Dorset Gardens Methodist Church facts for kids
Quick facts for kidsDorset Gardens Methodist Church
The church from the southeast
|50°49′16″N 0°8′2″W / 50.82111°N 0.13389°W|
|Location||Dorset Gardens, Kemptown, Brighton and Hove, East Sussex|
|Denomination||Methodist Church of Great Britain|
|Founded||1808 (first church on site)|
|Architect(s)||Saville Jones Architects, Worthing|
|Number of floors||4|
|Materials||Red brick, concrete, red tiles, flint, glass|
The Dorset Gardens Methodist Church is a Methodist church in the Kemptown area of the city of Brighton and Hove, England. Although it is a modern building—completed in 2003—it is the third Methodist place of worship on the site: it replaced an older, larger church which was in turn a rebuilding of Brighton's first Methodist church. Between them, the churches have played an important part in the history of Methodism in Brighton.
On 26 August 1808, Brighton's first Methodist church opened on the west side of Dorset Gardens, a street running northwards from St James's Street—a main route eastwards out of Brighton. The opposite side of Dorset Gardens had been developed with large houses in the 1790s. The church, which followed the Wesleyan Methodist doctrine, was built in red brick with rounded windows and a square entrance porch, Three of the four interior sides of the square building were galleried, and the church's choir occupied one section. In about 1840, a hall, gas lighting, new entrance (leading on to Dorset Gardens itself) and pipe organ were added. The minister at the time (1855) did not want the church to have an organ, however, and was not present at the dedication ceremony.
Another red-brick building, somewhat larger and with an Italianate tower, was designed and constructed by Liverpool-based architect C. O. Ellison in 1884, with a new organ and electric lighting added in 1894. The brick was set off by terracotta dressings at regular intervals, and the overall style appears to have been influenced by Renaissance architecture. A large extension was built on the south side in 1929, and it is this part of the site upon which the present church stands. This was opened in April 2003, three years after the 1884 building was demolished, and cost £1.6 million.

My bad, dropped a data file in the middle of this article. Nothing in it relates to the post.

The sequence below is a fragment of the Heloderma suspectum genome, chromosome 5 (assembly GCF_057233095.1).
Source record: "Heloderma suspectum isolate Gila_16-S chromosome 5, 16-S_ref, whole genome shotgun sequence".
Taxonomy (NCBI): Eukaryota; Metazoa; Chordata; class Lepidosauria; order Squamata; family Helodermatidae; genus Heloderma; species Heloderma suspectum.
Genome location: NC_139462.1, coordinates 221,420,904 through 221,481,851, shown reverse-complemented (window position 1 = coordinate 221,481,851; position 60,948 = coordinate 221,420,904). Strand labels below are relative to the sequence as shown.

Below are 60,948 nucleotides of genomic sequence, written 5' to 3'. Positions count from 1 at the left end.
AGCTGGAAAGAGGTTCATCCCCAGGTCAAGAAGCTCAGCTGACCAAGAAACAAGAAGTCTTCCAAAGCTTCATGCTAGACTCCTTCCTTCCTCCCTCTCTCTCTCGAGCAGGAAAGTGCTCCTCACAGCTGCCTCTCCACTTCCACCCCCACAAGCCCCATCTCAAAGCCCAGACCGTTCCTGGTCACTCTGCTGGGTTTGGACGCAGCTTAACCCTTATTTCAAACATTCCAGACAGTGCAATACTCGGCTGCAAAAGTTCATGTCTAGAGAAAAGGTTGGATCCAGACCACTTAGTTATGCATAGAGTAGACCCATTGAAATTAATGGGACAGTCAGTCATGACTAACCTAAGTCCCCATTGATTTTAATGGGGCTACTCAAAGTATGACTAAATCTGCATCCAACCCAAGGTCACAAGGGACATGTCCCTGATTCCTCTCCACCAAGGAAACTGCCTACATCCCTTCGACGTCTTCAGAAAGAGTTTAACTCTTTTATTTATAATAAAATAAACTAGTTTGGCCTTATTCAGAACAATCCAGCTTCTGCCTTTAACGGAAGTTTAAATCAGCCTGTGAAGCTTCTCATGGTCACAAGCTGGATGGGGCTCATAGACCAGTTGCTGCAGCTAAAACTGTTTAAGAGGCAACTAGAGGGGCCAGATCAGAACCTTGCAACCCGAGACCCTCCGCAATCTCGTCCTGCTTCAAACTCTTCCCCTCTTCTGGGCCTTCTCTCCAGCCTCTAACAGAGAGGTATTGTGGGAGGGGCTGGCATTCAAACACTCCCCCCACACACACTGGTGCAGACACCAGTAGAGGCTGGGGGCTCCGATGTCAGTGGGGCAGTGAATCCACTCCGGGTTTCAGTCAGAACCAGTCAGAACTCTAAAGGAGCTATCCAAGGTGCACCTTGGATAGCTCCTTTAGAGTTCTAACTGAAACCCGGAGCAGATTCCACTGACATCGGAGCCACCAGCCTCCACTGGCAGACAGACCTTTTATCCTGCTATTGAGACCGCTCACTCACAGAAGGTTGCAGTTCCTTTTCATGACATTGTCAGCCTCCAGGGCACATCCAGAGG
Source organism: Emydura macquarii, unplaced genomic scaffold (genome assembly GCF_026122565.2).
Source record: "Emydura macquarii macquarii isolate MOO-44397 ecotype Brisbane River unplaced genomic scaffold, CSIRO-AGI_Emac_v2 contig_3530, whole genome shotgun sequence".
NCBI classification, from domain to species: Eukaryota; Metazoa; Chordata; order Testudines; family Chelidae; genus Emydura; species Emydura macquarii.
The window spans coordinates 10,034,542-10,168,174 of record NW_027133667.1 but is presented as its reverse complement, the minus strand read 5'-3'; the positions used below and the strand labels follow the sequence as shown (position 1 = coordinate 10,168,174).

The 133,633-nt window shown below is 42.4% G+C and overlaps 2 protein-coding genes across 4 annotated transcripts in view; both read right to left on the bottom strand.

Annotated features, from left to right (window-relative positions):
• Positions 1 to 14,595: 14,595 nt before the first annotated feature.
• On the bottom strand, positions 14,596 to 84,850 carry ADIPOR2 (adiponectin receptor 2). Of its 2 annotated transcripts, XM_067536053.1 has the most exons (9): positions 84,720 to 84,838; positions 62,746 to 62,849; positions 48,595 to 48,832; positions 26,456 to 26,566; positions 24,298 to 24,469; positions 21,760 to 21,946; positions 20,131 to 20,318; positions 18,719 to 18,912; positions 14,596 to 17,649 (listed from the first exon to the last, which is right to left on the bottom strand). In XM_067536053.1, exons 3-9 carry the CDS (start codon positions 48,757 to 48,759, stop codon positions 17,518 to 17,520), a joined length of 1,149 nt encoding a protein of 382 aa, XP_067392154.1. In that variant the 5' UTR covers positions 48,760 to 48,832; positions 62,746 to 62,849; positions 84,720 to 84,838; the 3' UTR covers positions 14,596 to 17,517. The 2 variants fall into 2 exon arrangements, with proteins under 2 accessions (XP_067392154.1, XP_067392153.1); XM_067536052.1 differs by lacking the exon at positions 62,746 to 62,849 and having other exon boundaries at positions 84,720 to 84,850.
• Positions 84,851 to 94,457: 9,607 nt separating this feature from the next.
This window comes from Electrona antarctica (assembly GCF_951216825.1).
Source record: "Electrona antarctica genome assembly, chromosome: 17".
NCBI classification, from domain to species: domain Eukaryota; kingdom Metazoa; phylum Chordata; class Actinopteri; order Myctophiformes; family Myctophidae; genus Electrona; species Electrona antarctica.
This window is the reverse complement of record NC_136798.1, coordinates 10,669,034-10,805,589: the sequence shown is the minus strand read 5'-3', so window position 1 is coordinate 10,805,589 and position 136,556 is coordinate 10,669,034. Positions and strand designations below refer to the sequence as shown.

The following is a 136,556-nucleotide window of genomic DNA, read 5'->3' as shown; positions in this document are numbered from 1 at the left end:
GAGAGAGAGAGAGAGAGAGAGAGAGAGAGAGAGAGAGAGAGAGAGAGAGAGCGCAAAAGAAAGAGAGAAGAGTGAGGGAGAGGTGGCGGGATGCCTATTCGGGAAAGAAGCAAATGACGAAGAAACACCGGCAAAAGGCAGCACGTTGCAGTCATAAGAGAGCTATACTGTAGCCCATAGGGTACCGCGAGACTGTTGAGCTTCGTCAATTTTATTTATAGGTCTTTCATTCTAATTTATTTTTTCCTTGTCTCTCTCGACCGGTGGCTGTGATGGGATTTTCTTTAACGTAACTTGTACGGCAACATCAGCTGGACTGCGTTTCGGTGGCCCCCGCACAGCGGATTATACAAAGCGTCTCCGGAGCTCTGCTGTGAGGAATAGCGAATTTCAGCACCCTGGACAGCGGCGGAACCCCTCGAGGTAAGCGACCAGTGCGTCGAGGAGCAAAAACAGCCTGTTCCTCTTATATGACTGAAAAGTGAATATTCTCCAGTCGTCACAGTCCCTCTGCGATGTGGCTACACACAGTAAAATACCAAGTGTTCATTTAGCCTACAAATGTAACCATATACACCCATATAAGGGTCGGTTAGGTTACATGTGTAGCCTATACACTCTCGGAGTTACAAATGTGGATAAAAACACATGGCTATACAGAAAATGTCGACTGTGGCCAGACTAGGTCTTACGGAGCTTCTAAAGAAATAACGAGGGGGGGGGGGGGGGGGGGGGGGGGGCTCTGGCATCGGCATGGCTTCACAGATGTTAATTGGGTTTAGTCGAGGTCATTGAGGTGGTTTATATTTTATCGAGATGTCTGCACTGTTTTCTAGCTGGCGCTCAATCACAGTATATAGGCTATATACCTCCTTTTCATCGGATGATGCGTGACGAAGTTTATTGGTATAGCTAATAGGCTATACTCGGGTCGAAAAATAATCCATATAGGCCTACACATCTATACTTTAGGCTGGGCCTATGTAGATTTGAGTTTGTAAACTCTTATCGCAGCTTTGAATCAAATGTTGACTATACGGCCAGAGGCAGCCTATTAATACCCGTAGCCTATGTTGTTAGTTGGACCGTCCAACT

Between 1967 and August, 1975, Frank Thewlis was minister at the church, preaching on Sunday mornings. He also preached weekly at the Brighton Dome Concert Hall on Sunday evenings during that period.
The church is licensed for worship in accordance with the Places of Worship Registration Act 1855 and has the registration number 61833.
At street level the church protrudes onto the pavement and is constructed of squared cut knapped flint; the upper storeys are constructed in red brick and concrete with large areas of glass and a mostly tiled exterior. The interior has many rooms and configurations, and the top floor is partly lit by a glass-faced tower. The design, created by a Worthing-based firm, won a local award in 2003.
The church today
As well as weekly services and prayer evenings, a wide range of community activities take place weekly or monthly, including exercise classes, Scout meetings, Alcoholics Anonymous meetings and a weekly lunch club for the local HIV-positive community.